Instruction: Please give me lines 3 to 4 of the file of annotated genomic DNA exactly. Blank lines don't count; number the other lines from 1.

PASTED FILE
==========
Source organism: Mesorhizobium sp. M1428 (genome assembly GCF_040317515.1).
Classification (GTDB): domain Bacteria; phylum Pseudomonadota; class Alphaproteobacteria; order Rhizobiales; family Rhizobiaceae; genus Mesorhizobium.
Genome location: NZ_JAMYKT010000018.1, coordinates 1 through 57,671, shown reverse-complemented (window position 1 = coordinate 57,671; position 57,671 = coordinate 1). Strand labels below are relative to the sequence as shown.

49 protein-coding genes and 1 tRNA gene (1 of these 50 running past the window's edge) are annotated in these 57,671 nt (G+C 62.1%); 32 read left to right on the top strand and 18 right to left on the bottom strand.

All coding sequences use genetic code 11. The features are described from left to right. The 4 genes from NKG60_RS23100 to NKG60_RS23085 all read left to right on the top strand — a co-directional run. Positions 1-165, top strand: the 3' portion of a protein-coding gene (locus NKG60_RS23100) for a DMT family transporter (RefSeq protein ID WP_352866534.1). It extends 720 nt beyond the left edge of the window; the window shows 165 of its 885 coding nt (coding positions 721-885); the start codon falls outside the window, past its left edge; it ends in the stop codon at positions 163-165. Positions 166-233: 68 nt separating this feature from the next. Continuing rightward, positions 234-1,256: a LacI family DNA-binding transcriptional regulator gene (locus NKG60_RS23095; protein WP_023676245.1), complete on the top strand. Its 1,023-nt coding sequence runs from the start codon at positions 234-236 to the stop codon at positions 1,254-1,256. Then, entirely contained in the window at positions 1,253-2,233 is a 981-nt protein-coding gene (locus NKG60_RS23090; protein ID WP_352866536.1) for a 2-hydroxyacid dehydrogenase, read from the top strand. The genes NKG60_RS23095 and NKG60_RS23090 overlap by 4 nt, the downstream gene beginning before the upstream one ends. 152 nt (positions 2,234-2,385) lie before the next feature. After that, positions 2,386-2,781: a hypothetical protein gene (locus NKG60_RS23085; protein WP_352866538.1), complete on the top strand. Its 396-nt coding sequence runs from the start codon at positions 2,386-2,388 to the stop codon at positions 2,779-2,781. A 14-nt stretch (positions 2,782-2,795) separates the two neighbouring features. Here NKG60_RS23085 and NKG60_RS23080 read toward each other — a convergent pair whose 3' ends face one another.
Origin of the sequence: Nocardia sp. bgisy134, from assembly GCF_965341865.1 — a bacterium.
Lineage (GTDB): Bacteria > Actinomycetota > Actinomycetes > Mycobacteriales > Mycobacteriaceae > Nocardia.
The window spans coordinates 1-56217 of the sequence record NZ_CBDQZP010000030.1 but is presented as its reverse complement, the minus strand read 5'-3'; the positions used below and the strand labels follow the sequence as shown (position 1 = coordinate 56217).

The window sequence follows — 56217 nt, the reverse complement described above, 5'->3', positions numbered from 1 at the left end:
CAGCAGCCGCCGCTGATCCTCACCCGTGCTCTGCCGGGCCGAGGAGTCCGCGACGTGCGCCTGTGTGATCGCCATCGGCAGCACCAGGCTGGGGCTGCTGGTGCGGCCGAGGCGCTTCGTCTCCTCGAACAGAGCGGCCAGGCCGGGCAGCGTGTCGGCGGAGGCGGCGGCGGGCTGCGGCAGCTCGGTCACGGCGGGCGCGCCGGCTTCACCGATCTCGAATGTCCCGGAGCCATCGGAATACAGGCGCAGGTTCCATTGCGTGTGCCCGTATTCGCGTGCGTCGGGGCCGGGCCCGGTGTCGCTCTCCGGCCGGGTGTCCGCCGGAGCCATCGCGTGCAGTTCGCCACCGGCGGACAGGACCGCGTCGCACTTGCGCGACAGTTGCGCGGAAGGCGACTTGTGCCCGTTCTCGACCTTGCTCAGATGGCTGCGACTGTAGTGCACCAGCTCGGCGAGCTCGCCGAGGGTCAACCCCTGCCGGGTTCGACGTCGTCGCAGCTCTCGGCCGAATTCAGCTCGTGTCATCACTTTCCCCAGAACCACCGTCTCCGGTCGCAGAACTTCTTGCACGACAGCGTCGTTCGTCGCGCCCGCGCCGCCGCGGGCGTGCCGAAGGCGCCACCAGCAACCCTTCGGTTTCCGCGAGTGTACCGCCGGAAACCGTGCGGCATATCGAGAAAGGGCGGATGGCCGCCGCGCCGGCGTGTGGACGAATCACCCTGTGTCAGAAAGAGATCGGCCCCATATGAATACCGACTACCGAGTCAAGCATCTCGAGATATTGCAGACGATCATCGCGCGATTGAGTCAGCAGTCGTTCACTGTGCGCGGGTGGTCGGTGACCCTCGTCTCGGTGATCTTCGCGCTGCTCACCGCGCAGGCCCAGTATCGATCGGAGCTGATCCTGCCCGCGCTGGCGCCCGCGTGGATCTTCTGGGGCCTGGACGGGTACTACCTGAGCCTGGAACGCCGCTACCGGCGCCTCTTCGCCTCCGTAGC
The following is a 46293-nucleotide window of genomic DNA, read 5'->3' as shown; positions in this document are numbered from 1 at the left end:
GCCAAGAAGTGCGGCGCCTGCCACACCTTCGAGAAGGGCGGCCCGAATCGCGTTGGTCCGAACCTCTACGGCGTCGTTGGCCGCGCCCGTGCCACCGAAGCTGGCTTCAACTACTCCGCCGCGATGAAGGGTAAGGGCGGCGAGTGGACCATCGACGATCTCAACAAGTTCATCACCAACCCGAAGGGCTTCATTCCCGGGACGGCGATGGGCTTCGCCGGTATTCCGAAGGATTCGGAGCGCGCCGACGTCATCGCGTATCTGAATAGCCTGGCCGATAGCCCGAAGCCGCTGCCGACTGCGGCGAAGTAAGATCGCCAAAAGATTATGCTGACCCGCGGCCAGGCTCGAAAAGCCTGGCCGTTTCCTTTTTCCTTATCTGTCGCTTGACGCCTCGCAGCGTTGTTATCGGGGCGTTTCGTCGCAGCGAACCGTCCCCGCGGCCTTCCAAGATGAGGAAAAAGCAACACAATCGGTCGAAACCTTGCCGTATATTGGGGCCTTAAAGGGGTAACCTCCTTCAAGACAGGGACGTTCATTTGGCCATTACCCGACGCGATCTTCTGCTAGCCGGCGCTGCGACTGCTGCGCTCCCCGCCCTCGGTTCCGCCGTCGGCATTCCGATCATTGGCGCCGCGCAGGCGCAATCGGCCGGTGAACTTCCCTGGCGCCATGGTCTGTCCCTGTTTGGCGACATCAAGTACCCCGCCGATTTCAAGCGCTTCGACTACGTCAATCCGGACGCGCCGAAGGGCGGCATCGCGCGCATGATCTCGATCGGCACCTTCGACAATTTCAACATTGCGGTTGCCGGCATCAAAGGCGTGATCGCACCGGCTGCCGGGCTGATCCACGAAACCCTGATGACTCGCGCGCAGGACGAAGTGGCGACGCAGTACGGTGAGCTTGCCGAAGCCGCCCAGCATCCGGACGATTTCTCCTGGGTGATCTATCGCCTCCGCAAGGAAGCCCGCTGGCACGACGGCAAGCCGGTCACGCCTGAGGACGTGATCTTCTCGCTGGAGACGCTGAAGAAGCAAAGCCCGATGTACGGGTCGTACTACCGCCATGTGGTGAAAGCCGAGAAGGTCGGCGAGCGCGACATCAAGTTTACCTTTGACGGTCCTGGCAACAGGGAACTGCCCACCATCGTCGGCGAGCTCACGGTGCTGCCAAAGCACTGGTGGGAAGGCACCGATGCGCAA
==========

Genome location: NZ_JAMYKT010000018.1, coordinates 1 through 57,671, shown reverse-complemented (window position 1 = coordinate 57,671; position 57,671 = coordinate 1). Strand labels below are relative to the sequence as shown.

49 protein-coding genes and 1 tRNA gene (1 of these 50 running past the window's edge) are annotated in these 57,671 nt (G+C 62.1%); 32 read left to right on the top strand and 18 right to left on the bottom strand.